United States Trade Representative Ron Kirk, speaking recently to the House Dairy Caucus, threw out the trade‐negotiating handbook when he assured U.S. dairy producers that the USTR has their back.
His signal to a powerful interest group that the Trans‐Pacific Partnership (TPP) may be an opportunity to increase trade barriers will further fuel the skepticism with which free‐trade proponents greeted the Obama administration’s announcement late last year that it would formally enter into negotiations to join a new Asia‐Pacific trade bloc even as other, more economically significant agreements waited in the wings.
Mr. Kirk rightly refused to take U.S. barriers to dairy completely off the negotiating table, as the producer lobbyists wanted, and he pointed to the need for the U.S. dairy industry to be more competitive. At one point, however, he justified keeping the trade barriers as part of the talks in a manner that is not often associated with “free trade” negotiations. He reportedly said he saw an opportunity to use the negotiations to “rationalize things” and introduce new quotas on a certain class of dairy product that has been making serious inroads into the domestic market in recent years.
The products in contention are “milk‐protein concentrates.” MPCs, used often in cheese and other processed dairy foods, are made when milk is ultrafiltered, draining out the lactose and leaving the protein and other large molecules as a powder. (Milk‐protein concentrate also can be made by blending nonfat dry milk with concentrated proteins, although that technology is increasingly obsolete.)
The U.S. dairy lobby is concerned because while high “tariff quotas” protect them from competition in most tradable dairy products, such as nonfat dry milk, milk‐protein concentrates are not subject to quotas. The U.S. dairy lobby has become increasingly concerned that MPCs made with dry milk are enabling overseas sellers to bring in dry milk by stealth, in effect circumventing trade barriers.
American dairy farmers, especially those in the Northeast, are fearful of competition from the competitive dairy farmers of New Zealand, a prospective member of the TPP. The U.S. government keeps dairy prices high by a complex system of trade barriers and price supports that transfer money from consumers, dairy‐using industries and taxpayers to dairy farmers and ensure that prices for dairy products never dip below a certain level. While producers like the guaranteed income, it means they are producing for the program rather than what the market demands. Reducing barriers to imports of dairy products, whether through much‐needed domestic reform or as part of commitments in a trade agreement, would force them to be competitive and market‐driven, and that has the domestic dairy lobby in defense mode.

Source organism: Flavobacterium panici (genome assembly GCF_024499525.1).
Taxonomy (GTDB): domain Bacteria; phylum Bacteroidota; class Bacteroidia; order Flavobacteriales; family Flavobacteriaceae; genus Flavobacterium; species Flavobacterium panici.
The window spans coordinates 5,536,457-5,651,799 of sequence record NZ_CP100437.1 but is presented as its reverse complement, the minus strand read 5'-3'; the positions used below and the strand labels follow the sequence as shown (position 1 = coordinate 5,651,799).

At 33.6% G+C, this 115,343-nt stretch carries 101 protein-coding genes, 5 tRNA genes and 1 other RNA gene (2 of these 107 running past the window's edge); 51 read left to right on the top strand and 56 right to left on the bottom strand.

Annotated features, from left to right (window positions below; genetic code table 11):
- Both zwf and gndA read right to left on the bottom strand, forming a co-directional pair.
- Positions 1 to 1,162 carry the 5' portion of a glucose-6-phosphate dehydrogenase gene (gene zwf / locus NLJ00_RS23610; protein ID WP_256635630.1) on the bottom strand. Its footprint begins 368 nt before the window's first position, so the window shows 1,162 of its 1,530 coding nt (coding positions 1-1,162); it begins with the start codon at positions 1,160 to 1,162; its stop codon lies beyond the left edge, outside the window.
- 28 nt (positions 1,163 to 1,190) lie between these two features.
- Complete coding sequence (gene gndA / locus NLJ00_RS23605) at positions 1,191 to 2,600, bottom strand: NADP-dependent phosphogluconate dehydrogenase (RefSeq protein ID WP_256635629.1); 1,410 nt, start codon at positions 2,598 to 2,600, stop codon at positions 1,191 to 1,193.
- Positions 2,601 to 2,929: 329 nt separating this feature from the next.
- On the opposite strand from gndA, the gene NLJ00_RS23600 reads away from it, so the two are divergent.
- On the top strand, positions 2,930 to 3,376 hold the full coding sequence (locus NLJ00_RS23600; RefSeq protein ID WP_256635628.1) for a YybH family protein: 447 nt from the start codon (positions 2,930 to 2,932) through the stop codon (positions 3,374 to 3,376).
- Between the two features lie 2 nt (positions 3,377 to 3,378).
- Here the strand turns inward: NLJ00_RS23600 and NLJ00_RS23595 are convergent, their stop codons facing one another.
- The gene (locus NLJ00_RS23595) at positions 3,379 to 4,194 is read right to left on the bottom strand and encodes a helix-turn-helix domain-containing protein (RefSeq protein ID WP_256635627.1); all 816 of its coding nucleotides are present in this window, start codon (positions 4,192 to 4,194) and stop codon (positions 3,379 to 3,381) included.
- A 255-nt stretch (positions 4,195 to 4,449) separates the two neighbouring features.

The whole point of trade negotiations usually is to reduce barriers to international commerce. Consumers gain, as do U.S. firms that benefit from cheaper imports. The benefits of free trade to an economy overall have been known for more than 200 years. What also is known is that powerful special interests that gain from keeping out the foreign competition will fight tooth and nail to prevent consumers from having access to new and cheaper products.
Negotiated — as opposed to unilateral — trade liberalization historically has been a way for governments to do what they know is right for an economy under the guise of giving access to the home market as a “concession” in order to gain access to other markets. They have their free‐market detractors, but trade negotiations have achieved some good by giving political cover to politicians trying to do the right thing on trade.
That requires, however, the negotiators — in this case led by Mr. Kirk — to see freer trade as the ultimate end goal. The fear is that this administration, more than others in recent years, sees trade policy as a way to advance environmental and social goals not strictly related to the movement of goods and services across borders. The USTR himself pitched the TPP to a trade‐skeptic congressman as a way to “update the U.S. approach to traditional trade issues, address new issues, incorporate new elements that reflect our current values and priorities and respond to 21st‐century challenges.”
Now, as if loading up trade agreements with social standards and other yet‐to‐be‐revealed updates were not enough to threaten any deal, he is giving oxygen to a protectionist cause and to the novel and dangerous idea that the “free‐trade agreement” might include new trade barriers. That’s a step very much in the wrong direction.